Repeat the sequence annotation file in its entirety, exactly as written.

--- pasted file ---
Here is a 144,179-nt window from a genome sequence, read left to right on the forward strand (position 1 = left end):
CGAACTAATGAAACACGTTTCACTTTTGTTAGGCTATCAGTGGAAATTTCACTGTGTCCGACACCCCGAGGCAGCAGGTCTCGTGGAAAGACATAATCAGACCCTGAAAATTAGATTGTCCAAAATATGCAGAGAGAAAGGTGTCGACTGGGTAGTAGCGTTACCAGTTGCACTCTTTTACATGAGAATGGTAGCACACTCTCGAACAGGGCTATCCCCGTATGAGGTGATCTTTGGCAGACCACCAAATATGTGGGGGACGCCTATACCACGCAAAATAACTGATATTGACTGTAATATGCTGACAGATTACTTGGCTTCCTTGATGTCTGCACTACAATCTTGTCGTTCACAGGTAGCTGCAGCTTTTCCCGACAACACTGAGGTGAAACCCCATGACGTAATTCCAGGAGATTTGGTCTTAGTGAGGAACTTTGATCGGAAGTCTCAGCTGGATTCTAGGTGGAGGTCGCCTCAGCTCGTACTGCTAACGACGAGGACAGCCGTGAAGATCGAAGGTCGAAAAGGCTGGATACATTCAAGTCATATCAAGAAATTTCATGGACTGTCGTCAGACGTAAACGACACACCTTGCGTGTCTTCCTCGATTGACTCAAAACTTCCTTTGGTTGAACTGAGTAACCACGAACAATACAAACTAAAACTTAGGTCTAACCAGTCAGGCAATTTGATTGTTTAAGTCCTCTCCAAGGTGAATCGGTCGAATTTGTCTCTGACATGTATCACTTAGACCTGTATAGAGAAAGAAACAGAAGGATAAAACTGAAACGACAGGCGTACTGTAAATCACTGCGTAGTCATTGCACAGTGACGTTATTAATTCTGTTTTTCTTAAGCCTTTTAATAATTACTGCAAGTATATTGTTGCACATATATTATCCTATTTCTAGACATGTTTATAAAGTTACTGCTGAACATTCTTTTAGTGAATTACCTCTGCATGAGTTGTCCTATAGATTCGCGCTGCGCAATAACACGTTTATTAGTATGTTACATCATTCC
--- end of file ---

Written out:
Here is a 144,179-nt window from a genome sequence, read left to right on the forward strand (position 1 = left end):
CGAACTAATGAAACACGTTTCACTTTTGTTAGGCTATCAGTGGAAATTTCACTGTGTCCGACACCCCGAGGCAGCAGGTCTCGTGGAAAGACATAATCAGACCCTGAAAATTAGATTGTCCAAAATATGCAGAGAGAAAGGTGTCGACTGGGTAGTAGCGTTACCAGTTGCACTCTTTTACATGAGAATGGTAGCACACTCTCGAACAGGGCTATCCCCGTATGAGGTGATCTTTGGCAGACCACCAAATATGTGGGGGACGCCTATACCACGCAAAATAACTGATATTGACTGTAATATGCTGACAGATTACTTGGCTTCCTTGATGTCTGCACTACAATCTTGTCGTTCACAGGTAGCTGCAGCTTTTCCCGACAACACTGAGGTGAAACCCCATGACGTAATTCCAGGAGATTTGGTCTTAGTGAGGAACTTTGATCGGAAGTCTCAGCTGGATTCTAGGTGGAGGTCGCCTCAGCTCGTACTGCTAACGACGAGGACAGCCGTGAAGATCGAAGGTCGAAAAGGCTGGATACATTCAAGTCATATCAAGAAATTTCATGGACTGTCGTCAGACGTAAACGACACACCTTGCGTGTCTTCCTCGATTGACTCAAAACTTCCTTTGGTTGAACTGAGTAACCACGAACAATACAAACTAAAACTTAGGTCTAACCAGTCAGGCAATTTGATTGTTTAAGTCCTCTCCAAGGTGAATCGGTCGAATTTGTCTCTGACATGTATCACTTAGACCTGTATAGAGAAAGAAACAGAAGGATAAAACTGAAACGACAGGCGTACTGTAAATCACTGCGTAGTCATTGCACAGTGACGTTATTAATTCTGTTTTTCTTAAGCCTTTTAATAATTACTGCAAGTATATTGTTGCACATATATTATCCTATTTCTAGACATGTTTATAAAGTTACTGCTGAACATTCTTTTAGTGAATTACCTCTGCATGAGTTGTCCTATAGATTCGCGCTGCGCAATAACACGTTTATTAGTATGTTACATCATTCC